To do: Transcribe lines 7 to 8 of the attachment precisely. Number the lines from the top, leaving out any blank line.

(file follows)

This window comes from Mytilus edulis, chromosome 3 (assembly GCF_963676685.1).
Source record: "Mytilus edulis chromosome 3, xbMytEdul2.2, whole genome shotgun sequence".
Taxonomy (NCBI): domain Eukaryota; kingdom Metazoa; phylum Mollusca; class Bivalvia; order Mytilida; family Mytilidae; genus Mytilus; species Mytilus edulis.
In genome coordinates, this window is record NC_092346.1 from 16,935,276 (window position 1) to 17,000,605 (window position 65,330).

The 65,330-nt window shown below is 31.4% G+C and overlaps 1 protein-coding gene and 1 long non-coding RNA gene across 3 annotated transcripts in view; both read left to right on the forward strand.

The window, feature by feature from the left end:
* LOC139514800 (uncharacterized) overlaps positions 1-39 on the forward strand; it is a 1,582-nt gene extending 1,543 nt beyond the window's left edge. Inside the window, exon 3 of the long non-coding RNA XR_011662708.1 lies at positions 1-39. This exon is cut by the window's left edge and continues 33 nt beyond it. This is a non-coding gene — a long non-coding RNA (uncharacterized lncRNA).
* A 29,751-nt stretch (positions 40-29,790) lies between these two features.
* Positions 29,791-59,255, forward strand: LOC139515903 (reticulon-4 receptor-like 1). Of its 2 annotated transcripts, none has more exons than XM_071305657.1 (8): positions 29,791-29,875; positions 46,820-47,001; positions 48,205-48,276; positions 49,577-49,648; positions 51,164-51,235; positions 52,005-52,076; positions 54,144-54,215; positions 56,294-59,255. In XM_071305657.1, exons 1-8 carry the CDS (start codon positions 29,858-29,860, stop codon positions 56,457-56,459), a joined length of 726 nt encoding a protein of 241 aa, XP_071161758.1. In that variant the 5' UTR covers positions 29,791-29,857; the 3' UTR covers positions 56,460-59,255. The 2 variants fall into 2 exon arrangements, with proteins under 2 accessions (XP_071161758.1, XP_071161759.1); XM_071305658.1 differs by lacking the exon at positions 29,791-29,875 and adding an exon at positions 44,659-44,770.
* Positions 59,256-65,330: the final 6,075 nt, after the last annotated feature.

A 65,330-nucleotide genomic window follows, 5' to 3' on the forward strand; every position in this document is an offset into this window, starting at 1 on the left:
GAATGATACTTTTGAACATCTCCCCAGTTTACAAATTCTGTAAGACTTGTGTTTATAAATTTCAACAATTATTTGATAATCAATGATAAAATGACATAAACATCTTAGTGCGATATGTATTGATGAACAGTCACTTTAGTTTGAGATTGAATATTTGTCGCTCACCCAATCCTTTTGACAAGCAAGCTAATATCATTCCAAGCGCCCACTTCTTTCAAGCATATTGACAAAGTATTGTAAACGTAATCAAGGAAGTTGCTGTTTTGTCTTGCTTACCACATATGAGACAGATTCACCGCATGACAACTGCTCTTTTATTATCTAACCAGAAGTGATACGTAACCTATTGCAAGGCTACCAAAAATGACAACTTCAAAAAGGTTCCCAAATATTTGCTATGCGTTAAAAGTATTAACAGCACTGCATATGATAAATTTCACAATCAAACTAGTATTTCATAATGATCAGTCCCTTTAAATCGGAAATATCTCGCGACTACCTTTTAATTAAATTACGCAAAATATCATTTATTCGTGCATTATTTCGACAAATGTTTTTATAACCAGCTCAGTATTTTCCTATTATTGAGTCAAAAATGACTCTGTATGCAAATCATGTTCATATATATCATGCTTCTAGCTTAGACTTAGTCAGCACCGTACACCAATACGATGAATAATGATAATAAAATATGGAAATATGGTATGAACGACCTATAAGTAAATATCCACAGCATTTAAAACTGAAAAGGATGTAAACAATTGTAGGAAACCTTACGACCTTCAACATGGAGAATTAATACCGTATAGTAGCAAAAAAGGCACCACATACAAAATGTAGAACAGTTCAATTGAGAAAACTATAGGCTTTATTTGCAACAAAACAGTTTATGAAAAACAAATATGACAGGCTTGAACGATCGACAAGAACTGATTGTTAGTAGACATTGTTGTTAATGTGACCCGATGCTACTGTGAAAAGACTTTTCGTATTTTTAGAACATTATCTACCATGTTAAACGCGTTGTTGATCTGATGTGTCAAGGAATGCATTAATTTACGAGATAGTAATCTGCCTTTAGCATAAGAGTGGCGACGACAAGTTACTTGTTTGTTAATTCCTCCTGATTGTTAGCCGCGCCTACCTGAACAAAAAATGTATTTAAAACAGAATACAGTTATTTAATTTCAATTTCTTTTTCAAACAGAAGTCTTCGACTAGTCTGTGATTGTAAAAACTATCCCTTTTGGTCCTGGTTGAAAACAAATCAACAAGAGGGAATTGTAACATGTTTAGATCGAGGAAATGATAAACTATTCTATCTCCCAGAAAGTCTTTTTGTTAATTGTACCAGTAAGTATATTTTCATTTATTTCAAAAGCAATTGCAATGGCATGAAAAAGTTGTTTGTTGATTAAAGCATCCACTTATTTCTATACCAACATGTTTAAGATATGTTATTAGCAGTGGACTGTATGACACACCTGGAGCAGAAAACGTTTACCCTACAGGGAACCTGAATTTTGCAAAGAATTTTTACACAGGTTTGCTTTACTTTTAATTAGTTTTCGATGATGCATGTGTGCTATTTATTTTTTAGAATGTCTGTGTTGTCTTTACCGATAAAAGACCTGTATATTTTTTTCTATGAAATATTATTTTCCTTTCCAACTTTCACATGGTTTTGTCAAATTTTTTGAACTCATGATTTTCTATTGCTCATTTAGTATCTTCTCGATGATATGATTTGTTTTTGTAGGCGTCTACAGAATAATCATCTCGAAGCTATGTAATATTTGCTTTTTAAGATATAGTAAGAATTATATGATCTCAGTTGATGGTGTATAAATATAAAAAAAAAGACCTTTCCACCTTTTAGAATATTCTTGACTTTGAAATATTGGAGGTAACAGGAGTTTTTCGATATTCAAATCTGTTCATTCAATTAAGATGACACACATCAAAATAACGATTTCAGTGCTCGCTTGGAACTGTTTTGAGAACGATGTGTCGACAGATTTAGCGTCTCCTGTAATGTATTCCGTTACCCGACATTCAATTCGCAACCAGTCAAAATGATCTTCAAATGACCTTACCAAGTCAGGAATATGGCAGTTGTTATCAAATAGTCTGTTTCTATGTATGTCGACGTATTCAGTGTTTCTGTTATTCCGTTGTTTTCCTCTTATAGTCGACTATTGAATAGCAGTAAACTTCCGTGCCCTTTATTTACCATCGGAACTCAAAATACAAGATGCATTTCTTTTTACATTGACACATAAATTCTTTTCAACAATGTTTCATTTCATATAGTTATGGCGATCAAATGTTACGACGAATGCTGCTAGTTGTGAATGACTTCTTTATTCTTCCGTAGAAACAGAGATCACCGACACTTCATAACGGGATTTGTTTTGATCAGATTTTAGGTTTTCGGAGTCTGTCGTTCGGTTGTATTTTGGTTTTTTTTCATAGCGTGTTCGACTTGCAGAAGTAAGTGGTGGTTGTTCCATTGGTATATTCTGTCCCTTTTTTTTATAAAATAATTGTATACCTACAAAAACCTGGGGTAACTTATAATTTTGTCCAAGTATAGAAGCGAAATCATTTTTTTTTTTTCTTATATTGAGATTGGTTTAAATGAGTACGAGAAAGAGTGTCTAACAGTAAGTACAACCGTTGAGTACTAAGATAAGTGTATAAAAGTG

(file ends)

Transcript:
* LOC139514800 (uncharacterized) overlaps positions 1-39 on the forward strand; it is a 1,582-nt gene extending 1,543 nt beyond the window's left edge. Inside the window, exon 3 of the long non-coding RNA XR_011662708.1 lies at positions 1-39. This exon is cut by the window's left edge and continues 33 nt beyond it. This is a non-coding gene — a long non-coding RNA (uncharacterized lncRNA).
* A 29,751-nt stretch (positions 40-29,790) lies between these two features.